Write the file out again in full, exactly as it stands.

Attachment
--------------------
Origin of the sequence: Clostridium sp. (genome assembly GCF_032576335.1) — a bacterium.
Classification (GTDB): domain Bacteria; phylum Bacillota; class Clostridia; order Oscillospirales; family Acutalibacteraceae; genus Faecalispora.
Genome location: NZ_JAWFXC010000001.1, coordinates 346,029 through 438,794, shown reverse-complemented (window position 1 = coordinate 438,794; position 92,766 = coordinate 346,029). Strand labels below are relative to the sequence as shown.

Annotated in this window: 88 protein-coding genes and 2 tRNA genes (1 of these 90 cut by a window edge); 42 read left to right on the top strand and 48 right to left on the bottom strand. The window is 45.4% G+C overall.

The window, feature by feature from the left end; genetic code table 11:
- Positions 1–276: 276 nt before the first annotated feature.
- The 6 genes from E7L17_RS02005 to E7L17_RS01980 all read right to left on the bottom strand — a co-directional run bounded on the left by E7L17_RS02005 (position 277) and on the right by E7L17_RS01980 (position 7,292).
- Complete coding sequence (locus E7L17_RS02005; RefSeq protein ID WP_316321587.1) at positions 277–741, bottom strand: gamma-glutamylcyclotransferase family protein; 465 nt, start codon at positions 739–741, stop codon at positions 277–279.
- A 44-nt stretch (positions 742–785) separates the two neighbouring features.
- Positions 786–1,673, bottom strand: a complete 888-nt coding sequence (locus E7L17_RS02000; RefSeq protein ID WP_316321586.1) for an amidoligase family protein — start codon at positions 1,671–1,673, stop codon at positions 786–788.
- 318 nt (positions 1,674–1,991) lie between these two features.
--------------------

Origin of the sequence: Clostridium sp. (genome assembly GCF_032576335.1) — a bacterium.
Classification (GTDB): domain Bacteria; phylum Bacillota; class Clostridia; order Oscillospirales; family Acutalibacteraceae; genus Faecalispora.
Genome location: NZ_JAWFXC010000001.1, coordinates 346,029 through 438,794, shown reverse-complemented (window position 1 = coordinate 438,794; position 92,766 = coordinate 346,029). Strand labels below are relative to the sequence as shown.

Annotated in this window: 88 protein-coding genes and 2 tRNA genes (1 of these 90 cut by a window edge); 42 read left to right on the top strand and 48 right to left on the bottom strand. The window is 45.4% G+C overall.

The window, feature by feature from the left end; genetic code table 11:
- Positions 1–276: 276 nt before the first annotated feature.
- The 6 genes from E7L17_RS02005 to E7L17_RS01980 all read right to left on the bottom strand — a co-directional run bounded on the left by E7L17_RS02005 (position 277) and on the right by E7L17_RS01980 (position 7,292).
- Complete coding sequence (locus E7L17_RS02005; RefSeq protein ID WP_316321587.1) at positions 277–741, bottom strand: gamma-glutamylcyclotransferase family protein; 465 nt, start codon at positions 739–741, stop codon at positions 277–279.
- A 44-nt stretch (positions 742–785) separates the two neighbouring features.
- Positions 786–1,673, bottom strand: a complete 888-nt coding sequence (locus E7L17_RS02000; RefSeq protein ID WP_316321586.1) for an amidoligase family protein — start codon at positions 1,671–1,673, stop codon at positions 786–788.
- 318 nt (positions 1,674–1,991) lie between these two features.